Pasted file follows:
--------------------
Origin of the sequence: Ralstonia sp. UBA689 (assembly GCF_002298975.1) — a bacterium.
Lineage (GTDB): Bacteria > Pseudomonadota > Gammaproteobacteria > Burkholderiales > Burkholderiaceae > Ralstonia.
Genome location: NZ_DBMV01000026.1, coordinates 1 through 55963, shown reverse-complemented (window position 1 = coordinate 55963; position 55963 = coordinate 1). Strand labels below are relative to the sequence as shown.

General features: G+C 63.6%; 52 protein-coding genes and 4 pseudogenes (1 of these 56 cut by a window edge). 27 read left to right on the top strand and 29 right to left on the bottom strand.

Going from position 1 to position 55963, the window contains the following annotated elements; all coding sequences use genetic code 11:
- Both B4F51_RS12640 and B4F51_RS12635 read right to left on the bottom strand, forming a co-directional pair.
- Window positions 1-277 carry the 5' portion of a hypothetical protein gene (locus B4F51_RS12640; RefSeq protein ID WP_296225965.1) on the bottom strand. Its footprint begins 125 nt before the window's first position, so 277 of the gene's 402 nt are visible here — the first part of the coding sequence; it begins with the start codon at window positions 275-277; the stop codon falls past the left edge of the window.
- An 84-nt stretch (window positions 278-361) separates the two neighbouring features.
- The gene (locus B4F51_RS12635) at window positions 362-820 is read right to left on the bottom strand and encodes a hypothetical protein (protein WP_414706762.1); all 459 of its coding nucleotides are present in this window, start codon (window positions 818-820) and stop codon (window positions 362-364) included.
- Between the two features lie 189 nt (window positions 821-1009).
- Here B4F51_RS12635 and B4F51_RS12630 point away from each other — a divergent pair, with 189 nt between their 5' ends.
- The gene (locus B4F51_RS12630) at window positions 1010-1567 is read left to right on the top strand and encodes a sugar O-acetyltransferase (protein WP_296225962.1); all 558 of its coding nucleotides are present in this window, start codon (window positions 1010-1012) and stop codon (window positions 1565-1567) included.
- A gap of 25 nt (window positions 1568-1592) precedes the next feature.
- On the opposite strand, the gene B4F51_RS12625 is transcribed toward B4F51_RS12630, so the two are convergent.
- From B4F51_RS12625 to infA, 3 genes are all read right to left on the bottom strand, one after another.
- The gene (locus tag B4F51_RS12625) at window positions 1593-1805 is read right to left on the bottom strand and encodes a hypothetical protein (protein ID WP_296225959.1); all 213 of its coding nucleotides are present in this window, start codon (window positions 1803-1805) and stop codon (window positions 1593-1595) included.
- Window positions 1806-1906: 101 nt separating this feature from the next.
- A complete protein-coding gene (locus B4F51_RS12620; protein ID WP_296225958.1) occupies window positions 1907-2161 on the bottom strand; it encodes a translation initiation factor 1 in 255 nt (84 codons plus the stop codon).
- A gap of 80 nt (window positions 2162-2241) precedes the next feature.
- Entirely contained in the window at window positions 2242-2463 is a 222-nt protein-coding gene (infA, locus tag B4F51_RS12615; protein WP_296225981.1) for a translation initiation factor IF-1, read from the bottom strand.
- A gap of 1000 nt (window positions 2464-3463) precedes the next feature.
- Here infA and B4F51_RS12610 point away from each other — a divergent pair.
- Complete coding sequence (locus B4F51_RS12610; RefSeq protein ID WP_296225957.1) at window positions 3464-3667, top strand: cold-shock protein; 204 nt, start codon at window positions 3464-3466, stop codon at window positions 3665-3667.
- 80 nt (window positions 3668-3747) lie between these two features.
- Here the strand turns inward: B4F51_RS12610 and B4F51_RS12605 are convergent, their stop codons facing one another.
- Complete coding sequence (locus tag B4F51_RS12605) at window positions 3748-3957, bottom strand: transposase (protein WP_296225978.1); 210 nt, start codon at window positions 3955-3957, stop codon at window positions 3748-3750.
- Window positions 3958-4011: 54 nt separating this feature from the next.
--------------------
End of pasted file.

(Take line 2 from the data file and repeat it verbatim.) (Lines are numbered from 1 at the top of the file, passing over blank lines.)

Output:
Lineage (GTDB): Bacteria > Pseudomonadota > Gammaproteobacteria > Burkholderiales > Burkholderiaceae > Ralstonia.